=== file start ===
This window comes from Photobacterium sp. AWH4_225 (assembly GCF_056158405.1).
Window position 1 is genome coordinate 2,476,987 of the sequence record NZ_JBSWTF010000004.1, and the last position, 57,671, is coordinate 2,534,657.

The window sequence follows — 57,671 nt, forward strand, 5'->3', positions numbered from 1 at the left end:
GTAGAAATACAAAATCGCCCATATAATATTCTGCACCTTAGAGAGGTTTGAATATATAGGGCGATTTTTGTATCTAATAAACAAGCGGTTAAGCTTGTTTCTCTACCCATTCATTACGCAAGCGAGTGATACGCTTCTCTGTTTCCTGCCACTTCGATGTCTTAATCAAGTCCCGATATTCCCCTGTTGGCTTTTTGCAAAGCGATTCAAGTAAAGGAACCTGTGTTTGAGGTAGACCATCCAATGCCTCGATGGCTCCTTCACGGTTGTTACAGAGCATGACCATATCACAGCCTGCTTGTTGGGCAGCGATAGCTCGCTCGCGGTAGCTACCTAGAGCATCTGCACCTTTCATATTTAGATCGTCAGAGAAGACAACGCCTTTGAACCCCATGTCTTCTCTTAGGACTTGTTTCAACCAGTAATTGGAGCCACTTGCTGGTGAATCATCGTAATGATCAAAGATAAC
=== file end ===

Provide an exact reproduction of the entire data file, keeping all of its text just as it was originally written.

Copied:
This window comes from Photobacterium sp. AWH4_225 (assembly GCF_056158405.1).
Window position 1 is genome coordinate 2,476,987 of the sequence record NZ_JBSWTF010000004.1, and the last position, 57,671, is coordinate 2,534,657.

The window sequence follows — 57,671 nt, forward strand, 5'->3', positions numbered from 1 at the left end:
GTAGAAATACAAAATCGCCCATATAATATTCTGCACCTTAGAGAGGTTTGAATATATAGGGCGATTTTTGTATCTAATAAACAAGCGGTTAAGCTTGTTTCTCTACCCATTCATTACGCAAGCGAGTGATACGCTTCTCTGTTTCCTGCCACTTCGATGTCTTAATCAAGTCCCGATATTCCCCTGTTGGCTTTTTGCAAAGCGATTCAAGTAAAGGAACCTGTGTTTGAGGTAGACCATCCAATGCCTCGATGGCTCCTTCACGGTTGTTACAGAGCATGACCATATCACAGCCTGCTTGTTGGGCAGCGATAGCTCGCTCGCGGTAGCTACCTAGAGCATCTGCACCTTTCATATTTAGATCGTCAGAGAAGACAACGCCTTTGAACCCCATGTCTTCTCTTAGGACTTGTTTCAACCAGTAATTGGAGCCACTTGCTGGTGAATCATCGTAATGATCAAAGATAAC